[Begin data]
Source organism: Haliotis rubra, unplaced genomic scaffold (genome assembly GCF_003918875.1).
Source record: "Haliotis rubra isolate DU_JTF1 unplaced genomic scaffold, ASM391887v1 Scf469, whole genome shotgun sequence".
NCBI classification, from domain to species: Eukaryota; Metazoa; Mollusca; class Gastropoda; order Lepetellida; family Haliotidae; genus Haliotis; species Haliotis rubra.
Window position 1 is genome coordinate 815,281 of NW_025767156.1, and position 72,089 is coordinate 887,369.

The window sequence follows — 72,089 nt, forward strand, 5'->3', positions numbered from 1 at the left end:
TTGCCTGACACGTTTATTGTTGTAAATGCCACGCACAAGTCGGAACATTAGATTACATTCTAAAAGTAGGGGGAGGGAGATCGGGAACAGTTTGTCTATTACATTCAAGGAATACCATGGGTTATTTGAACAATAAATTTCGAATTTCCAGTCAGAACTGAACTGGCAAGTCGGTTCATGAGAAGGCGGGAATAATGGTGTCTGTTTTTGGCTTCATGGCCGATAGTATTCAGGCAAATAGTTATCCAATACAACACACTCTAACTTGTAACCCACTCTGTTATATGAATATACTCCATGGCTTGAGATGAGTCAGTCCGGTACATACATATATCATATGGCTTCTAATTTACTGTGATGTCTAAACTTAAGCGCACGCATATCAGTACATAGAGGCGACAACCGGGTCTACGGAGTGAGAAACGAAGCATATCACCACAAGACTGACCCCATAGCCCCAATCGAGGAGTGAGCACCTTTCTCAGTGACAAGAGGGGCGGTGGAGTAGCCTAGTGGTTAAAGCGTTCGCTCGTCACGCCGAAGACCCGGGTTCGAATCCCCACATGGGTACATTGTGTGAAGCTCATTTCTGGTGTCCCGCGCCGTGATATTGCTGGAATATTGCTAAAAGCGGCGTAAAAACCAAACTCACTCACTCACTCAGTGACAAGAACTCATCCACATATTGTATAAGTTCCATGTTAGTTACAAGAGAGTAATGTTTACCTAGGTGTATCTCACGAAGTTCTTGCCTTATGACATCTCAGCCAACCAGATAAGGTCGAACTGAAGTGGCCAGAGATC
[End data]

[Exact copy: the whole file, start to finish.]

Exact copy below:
Source organism: Haliotis rubra, unplaced genomic scaffold (genome assembly GCF_003918875.1).
Source record: "Haliotis rubra isolate DU_JTF1 unplaced genomic scaffold, ASM391887v1 Scf469, whole genome shotgun sequence".
NCBI classification, from domain to species: Eukaryota; Metazoa; Mollusca; class Gastropoda; order Lepetellida; family Haliotidae; genus Haliotis; species Haliotis rubra.
Window position 1 is genome coordinate 815,281 of NW_025767156.1, and position 72,089 is coordinate 887,369.

The window sequence follows — 72,089 nt, forward strand, 5'->3', positions numbered from 1 at the left end:
TTGCCTGACACGTTTATTGTTGTAAATGCCACGCACAAGTCGGAACATTAGATTACATTCTAAAAGTAGGGGGAGGGAGATCGGGAACAGTTTGTCTATTACATTCAAGGAATACCATGGGTTATTTGAACAATAAATTTCGAATTTCCAGTCAGAACTGAACTGGCAAGTCGGTTCATGAGAAGGCGGGAATAATGGTGTCTGTTTTTGGCTTCATGGCCGATAGTATTCAGGCAAATAGTTATCCAATACAACACACTCTAACTTGTAACCCACTCTGTTATATGAATATACTCCATGGCTTGAGATGAGTCAGTCCGGTACATACATATATCATATGGCTTCTAATTTACTGTGATGTCTAAACTTAAGCGCACGCATATCAGTACATAGAGGCGACAACCGGGTCTACGGAGTGAGAAACGAAGCATATCACCACAAGACTGACCCCATAGCCCCAATCGAGGAGTGAGCACCTTTCTCAGTGACAAGAGGGGCGGTGGAGTAGCCTAGTGGTTAAAGCGTTCGCTCGTCACGCCGAAGACCCGGGTTCGAATCCCCACATGGGTACATTGTGTGAAGCTCATTTCTGGTGTCCCGCGCCGTGATATTGCTGGAATATTGCTAAAAGCGGCGTAAAAACCAAACTCACTCACTCACTCAGTGACAAGAACTCATCCACATATTGTATAAGTTCCATGTTAGTTACAAGAGAGTAATGTTTACCTAGGTGTATCTCACGAAGTTCTTGCCTTATGACATCTCAGCCAACCAGATAAGGTCGAACTGAAGTGGCCAGAGATC